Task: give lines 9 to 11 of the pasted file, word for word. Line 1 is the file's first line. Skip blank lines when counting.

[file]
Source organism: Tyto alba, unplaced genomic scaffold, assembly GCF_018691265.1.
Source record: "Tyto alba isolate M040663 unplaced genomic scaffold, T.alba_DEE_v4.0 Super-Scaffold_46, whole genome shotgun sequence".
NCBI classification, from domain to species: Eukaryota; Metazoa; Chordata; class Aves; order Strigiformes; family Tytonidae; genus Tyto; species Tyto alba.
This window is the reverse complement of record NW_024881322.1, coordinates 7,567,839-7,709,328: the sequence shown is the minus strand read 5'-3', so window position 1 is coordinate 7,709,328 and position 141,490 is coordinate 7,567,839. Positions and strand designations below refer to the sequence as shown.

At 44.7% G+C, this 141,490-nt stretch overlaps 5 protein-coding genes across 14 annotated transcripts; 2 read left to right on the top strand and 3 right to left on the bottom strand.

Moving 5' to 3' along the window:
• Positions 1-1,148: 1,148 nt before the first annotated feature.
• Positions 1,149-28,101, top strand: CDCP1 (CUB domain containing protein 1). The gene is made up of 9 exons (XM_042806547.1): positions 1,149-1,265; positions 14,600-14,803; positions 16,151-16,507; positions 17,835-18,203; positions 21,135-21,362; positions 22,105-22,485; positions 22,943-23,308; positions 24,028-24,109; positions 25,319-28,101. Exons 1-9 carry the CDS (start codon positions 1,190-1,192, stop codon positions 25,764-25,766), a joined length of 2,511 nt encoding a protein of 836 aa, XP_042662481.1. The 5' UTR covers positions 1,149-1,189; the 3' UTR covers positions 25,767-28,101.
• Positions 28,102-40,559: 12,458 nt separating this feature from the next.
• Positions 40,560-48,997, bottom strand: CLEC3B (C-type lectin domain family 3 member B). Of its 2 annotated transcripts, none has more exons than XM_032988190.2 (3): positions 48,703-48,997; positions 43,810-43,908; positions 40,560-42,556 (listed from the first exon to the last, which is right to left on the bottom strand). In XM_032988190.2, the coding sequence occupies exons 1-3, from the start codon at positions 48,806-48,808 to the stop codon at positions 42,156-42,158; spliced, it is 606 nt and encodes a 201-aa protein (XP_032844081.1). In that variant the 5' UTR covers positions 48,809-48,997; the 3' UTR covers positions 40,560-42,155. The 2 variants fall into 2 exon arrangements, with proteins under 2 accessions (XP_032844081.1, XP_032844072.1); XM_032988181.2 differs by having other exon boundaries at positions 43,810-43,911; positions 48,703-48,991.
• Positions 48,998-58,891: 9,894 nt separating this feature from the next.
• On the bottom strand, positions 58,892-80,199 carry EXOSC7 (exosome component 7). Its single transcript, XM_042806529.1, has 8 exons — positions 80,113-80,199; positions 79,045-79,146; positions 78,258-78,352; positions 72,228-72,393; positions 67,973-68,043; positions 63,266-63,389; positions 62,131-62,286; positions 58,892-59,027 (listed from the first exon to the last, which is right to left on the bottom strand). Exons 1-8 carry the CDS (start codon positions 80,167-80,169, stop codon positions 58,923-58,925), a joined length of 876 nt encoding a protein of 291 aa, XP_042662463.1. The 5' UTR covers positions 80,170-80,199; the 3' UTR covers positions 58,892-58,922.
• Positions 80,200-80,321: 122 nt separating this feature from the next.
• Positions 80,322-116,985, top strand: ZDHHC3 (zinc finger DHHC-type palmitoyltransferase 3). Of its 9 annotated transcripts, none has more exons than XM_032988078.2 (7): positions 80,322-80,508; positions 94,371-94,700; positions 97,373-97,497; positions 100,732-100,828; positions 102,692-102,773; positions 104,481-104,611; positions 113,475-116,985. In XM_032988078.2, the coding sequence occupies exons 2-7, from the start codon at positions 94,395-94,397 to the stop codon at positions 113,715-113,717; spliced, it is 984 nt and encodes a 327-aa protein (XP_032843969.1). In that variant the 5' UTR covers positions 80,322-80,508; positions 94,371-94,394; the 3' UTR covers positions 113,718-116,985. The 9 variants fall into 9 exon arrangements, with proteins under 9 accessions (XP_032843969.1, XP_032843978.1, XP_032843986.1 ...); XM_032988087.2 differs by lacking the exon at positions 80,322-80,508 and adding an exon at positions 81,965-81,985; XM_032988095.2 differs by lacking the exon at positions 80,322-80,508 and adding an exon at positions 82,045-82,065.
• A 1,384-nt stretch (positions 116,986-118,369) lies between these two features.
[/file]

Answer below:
• Positions 28,102-40,559: 12,458 nt separating this feature from the next.
• Positions 40,560-48,997, bottom strand: CLEC3B (C-type lectin domain family 3 member B). Of its 2 annotated transcripts, none has more exons than XM_032988190.2 (3): positions 48,703-48,997; positions 43,810-43,908; positions 40,560-42,556 (listed from the first exon to the last, which is right to left on the bottom strand). In XM_032988190.2, the coding sequence occupies exons 1-3, from the start codon at positions 48,806-48,808 to the stop codon at positions 42,156-42,158; spliced, it is 606 nt and encodes a 201-aa protein (XP_032844081.1). In that variant the 5' UTR covers positions 48,809-48,997; the 3' UTR covers positions 40,560-42,155. The 2 variants fall into 2 exon arrangements, with proteins under 2 accessions (XP_032844081.1, XP_032844072.1); XM_032988181.2 differs by having other exon boundaries at positions 43,810-43,911; positions 48,703-48,991.
• Positions 48,998-58,891: 9,894 nt separating this feature from the next.